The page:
Thursday, December 31, 2009

Colonnades...


A colonnade is the term for a long sequence of columns joined by their entablature, often free-standing, as in Bernini's famous curving colonnade at the piazza outside St. Peter's basillica in Rome (below).

A colonnade of single columns is termed a screen. When in front of a building, screening the door (Latin porta), it is called a portico. When enclosing an open court it is known as a peristyle.

Below: A single colonnade (screen) at Versailles


Built from 1685 on by Jules Hardouin-Mansart, the Colonnade at Versailles replaced a grove designed by Le Nôtre in 1679 (the Springs Grove). A peristyle accompanies the 32 marble columns. The triangular tympani between the arcades are decorated with low relief carvings depicting children. The arch stones are adorned with heads of nymphs and naiads. The famous group in the centre on a circular marble base was executed between 1678 and 1699 by Girardon: Proserpine Ravished by Pluto.



The colonnades at Stowe house:







Colonnades at Blenheim Palace



The colonnades at Russborough Hall



Above: a good example of a modern (and stunningly lit) colonnade
borrowed from The Laurel Hedge

Wednesday, December 30, 2009

The Billiard Room...



Across the foyer from the blue Wedgwood Room will be the Billiard Room. This room will be decorated in tones of green, with wooden paneling on the walls. It will have a masculine feel to it, possibly with reference to hunting and shooting; and some of the upholstery will incorporate our tartan (we have an estate in the Scottish highlands near Fort William, and take our tartan from the local region, as opposed to using a clan tartan).


The Lochaber Tartan:


The Origin of Billiards

(an extract taken from Norman Clare's notes, Liverpool)

A form of billiards played on the ground in the 1300's.

Taken from Strutts 'The Sports and pastimes of the people of England'

The origin of the game of Billiards is obscure, although many efforts have been made to trace its history, always without success. One thing, however, is absolutely definite, it is an extremely old game which has gradually developed so that the present day game is completely unrecognisable from the original.

It is said that a game similar to Billiards was seen by a traveller called Anacharsis in Ancient Greece some 400 years BC. There is proof that Billiards was played during the reign of Elizabeth I as Shakespeare in the play 'Anthony & Cleopatra' has the Queen say to her maid – 'come Charmain, let us to Billiards.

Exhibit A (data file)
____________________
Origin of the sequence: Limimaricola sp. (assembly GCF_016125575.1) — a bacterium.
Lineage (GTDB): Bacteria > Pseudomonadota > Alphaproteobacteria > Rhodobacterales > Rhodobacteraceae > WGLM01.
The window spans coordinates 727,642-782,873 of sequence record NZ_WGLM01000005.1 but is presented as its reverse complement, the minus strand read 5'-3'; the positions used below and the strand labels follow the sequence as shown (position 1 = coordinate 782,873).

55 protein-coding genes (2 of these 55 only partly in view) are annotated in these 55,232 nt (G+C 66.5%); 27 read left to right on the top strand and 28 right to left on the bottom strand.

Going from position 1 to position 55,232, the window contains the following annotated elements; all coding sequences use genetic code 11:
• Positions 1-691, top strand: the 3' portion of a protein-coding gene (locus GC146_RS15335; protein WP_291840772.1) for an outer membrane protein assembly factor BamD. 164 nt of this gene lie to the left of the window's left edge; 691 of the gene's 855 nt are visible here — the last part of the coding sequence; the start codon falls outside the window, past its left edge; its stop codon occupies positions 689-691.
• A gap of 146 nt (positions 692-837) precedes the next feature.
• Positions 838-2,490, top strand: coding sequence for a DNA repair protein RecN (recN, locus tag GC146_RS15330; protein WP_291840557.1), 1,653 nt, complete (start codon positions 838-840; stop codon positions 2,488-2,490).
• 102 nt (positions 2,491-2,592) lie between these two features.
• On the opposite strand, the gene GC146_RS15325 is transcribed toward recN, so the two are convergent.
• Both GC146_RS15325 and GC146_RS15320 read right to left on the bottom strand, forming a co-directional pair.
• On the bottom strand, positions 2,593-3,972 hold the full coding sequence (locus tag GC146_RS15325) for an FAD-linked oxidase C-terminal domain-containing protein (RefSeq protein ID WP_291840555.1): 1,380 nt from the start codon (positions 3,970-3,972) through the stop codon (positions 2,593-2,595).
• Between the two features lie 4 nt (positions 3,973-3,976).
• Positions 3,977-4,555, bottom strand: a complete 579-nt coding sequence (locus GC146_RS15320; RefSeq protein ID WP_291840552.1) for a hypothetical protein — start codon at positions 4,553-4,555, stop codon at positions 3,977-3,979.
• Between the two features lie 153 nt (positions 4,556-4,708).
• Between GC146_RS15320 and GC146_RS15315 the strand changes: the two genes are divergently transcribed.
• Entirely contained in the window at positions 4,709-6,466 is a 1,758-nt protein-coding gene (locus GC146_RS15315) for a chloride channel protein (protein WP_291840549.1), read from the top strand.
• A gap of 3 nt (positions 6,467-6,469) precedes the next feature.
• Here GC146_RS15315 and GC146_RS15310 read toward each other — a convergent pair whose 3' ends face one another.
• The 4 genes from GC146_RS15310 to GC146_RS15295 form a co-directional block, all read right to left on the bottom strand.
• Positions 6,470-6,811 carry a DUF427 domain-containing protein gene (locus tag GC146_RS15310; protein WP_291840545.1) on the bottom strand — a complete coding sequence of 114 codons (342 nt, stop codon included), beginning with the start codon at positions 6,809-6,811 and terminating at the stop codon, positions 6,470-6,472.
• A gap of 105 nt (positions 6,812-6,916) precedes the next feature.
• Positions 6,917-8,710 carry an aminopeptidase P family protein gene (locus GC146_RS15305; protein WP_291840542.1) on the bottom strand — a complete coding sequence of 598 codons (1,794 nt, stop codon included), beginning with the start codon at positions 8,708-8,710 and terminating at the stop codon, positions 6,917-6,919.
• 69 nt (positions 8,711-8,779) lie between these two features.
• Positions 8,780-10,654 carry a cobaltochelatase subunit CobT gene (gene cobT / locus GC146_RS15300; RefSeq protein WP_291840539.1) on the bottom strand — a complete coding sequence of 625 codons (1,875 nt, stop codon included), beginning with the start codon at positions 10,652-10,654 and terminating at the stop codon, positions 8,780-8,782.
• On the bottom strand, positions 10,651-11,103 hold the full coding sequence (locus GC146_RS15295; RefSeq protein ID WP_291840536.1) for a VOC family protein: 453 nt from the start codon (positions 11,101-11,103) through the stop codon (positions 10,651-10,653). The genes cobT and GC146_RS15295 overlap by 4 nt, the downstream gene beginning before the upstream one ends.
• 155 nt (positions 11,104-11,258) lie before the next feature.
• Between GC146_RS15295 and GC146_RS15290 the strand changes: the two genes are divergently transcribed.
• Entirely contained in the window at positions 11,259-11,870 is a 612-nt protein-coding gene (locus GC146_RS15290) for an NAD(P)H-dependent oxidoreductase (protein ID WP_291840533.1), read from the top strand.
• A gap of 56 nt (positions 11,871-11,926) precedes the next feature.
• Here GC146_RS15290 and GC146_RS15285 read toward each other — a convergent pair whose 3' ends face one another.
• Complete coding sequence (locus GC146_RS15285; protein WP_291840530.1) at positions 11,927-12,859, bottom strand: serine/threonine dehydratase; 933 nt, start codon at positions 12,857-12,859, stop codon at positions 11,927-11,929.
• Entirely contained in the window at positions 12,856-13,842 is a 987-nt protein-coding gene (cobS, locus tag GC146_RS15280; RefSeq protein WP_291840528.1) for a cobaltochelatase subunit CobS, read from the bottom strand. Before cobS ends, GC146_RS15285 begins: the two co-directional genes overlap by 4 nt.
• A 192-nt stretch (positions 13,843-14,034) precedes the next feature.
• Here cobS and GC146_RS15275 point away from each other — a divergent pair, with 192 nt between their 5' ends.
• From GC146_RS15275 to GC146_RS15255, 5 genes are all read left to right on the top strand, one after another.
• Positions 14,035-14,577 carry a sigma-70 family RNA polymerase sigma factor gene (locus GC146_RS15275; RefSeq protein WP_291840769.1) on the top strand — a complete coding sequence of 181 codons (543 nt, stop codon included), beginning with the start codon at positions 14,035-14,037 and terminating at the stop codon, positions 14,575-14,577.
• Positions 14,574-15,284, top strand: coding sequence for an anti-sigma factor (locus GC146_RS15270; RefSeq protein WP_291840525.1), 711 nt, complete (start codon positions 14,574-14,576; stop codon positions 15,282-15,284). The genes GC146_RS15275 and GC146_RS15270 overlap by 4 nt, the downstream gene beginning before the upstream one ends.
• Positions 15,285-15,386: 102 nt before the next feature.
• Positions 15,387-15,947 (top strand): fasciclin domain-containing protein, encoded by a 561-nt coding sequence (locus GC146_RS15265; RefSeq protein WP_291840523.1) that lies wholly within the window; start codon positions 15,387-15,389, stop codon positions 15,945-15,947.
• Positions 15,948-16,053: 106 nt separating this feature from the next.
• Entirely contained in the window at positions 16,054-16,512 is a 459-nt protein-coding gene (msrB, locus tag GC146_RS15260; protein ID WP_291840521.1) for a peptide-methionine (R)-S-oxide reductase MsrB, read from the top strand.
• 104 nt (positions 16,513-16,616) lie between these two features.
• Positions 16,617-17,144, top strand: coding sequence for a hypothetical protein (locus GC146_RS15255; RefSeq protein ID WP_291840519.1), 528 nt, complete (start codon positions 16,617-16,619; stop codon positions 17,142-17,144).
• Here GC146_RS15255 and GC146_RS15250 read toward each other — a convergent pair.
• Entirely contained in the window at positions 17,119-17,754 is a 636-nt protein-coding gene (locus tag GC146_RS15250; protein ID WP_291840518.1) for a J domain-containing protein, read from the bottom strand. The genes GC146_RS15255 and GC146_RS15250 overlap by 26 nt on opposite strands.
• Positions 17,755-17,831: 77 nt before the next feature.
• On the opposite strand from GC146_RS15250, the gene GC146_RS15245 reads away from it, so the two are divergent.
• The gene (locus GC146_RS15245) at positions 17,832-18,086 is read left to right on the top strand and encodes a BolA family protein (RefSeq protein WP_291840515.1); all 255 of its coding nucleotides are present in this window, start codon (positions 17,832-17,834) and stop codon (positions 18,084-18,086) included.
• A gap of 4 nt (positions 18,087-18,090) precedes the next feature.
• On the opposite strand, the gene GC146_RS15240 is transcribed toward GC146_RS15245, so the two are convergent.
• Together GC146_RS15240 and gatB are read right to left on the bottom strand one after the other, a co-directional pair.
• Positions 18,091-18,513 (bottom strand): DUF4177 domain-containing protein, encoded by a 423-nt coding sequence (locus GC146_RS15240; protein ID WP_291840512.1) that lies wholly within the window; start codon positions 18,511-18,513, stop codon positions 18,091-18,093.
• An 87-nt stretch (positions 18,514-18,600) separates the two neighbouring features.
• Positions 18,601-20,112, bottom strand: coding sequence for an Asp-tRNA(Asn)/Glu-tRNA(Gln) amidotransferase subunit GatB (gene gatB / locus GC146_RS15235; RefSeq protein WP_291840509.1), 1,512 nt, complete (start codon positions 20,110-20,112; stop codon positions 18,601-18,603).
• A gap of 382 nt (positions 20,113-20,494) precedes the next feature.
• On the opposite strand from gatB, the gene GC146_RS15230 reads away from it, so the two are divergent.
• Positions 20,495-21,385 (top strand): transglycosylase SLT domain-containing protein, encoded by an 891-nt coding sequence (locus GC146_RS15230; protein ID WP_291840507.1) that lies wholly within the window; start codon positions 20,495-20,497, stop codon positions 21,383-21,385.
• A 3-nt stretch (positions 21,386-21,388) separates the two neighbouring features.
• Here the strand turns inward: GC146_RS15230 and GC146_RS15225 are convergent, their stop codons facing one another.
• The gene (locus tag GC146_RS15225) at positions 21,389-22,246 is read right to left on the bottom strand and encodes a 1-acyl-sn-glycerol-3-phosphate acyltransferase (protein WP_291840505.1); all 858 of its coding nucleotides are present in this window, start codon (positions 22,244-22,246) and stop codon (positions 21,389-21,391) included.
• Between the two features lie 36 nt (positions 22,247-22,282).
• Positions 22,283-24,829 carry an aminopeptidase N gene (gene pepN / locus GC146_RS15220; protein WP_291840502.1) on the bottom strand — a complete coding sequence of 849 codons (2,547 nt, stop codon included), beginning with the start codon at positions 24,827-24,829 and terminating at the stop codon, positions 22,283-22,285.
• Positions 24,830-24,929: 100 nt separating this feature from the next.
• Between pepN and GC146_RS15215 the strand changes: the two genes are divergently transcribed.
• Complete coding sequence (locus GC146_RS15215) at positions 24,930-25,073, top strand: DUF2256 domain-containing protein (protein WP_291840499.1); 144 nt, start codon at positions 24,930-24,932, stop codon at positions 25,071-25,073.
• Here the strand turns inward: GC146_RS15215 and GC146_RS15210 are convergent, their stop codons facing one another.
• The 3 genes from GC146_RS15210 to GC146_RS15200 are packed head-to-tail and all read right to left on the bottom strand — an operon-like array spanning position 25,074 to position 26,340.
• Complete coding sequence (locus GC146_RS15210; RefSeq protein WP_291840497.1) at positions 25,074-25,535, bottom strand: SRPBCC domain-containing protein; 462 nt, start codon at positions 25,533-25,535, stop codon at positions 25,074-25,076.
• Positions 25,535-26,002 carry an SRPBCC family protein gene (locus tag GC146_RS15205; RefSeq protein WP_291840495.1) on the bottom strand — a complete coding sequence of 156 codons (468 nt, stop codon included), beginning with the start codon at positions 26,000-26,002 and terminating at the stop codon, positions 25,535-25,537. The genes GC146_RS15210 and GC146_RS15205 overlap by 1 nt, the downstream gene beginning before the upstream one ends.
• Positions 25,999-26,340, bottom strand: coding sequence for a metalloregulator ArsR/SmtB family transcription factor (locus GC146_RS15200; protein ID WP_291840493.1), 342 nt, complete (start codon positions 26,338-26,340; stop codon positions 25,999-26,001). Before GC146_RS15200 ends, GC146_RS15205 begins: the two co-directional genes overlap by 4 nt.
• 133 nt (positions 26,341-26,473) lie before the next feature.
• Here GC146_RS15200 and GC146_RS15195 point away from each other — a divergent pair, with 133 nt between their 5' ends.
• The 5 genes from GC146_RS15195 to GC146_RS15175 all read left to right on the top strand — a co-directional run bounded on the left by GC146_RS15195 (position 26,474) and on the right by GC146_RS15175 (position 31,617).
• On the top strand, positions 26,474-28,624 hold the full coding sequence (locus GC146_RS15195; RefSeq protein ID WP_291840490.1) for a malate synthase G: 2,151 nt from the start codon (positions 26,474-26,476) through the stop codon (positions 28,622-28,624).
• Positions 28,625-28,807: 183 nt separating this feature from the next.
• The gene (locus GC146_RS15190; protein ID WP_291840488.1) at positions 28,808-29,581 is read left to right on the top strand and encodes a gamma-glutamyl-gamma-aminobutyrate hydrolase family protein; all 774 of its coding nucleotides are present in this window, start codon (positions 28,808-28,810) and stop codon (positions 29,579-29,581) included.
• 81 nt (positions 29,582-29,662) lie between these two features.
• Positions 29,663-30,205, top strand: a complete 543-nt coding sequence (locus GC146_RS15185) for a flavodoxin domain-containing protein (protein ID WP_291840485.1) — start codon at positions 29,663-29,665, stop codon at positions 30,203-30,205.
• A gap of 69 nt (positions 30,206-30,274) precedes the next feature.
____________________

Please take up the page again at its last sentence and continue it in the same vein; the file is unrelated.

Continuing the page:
The game was originally played on the ground outdoors and it is related to the game of croquet. This theory is supported by early illustrations and pictures, showing hoops and a post (similar to croquet) on the surface of the Billiards Table.


Louis XIV at Billiards in 1694; The King is 'playing the ball'.

You can clearly see the similarities between the etching of 'Billiards on the Ground' and the on showing Louis XVI playing Billiards. Even the maces (used to propel the balls) are similar in shape along with the the hoop and pin

One story explaining how the game came to be called 'Billiards' relates to a pawnbroker by the name of William Kew, who, after closing his shop, would take down the three brass balls of his sign and used them to play in the yard behind his shop . His friends used to join him, saying they were going to play in Bill's Yard.

When the game was first brought indoors and raised to table height, a plain wooden rim without any form of cushioning surrounded the table to prevent the balls falling on the floor. The tables were of lightweight construction. Maces (an early form of Cue) were used to propel the balls. The balls themselves were also originally made of wood. There were no properly established rules and the dimensions of the Billiards Table itself, the size of the balls and the pocket openings etc., all varied.





Hopefully the finished room will be a cross between something like the above, a traditional and muted masculine room, and the billiard room below, which although it incorporates the tartan in the carpet, is perhaps a little to bold to be a relaxing room.



Some more nice Pool Tables...










Monday, December 28, 2009

The Wedgwood Card Room...


The card room adjacent to the formal dining room is going to be used to display our Wedgewood collection. It will be painted the same traditional colours of the Wedgewood plates, and like the plates we will make much of the plaster decoration on the blue backdrop...

Above: A Wedgwood ceiling panel in Dublin.

Above and below: Examples of plaster work with a Wedgwoodesque style. I love the fireplace above and it is going to be replicated in the room.


Above and Below: Other room ideas in similar shades of blue. We will use sconces and plastered niches to display our Wedgwood pieces.


Below: an antique card table of the type which will be centered in the room. Over it will be a chandelier hanging from an ornately plastered dome, such as the ceiling panel above.




Josiah Wedgwood (below), the founder of the famous pottery, started his career as an apprentice to Thomas Whieldon. In 1759 he leased Ivy House in Burslem from relative, which allowed him to start his own pottery business.

In 1765, Wedgwood created a new earthenware form which impressed Queen Charlotte (the wife of George III) enough to give him a royal warrant and permission to call it "Queen's Ware". In 1766 Wedgwood bought Etruria, a large estate in Staffordshire. It served both as a home and as a pottery site.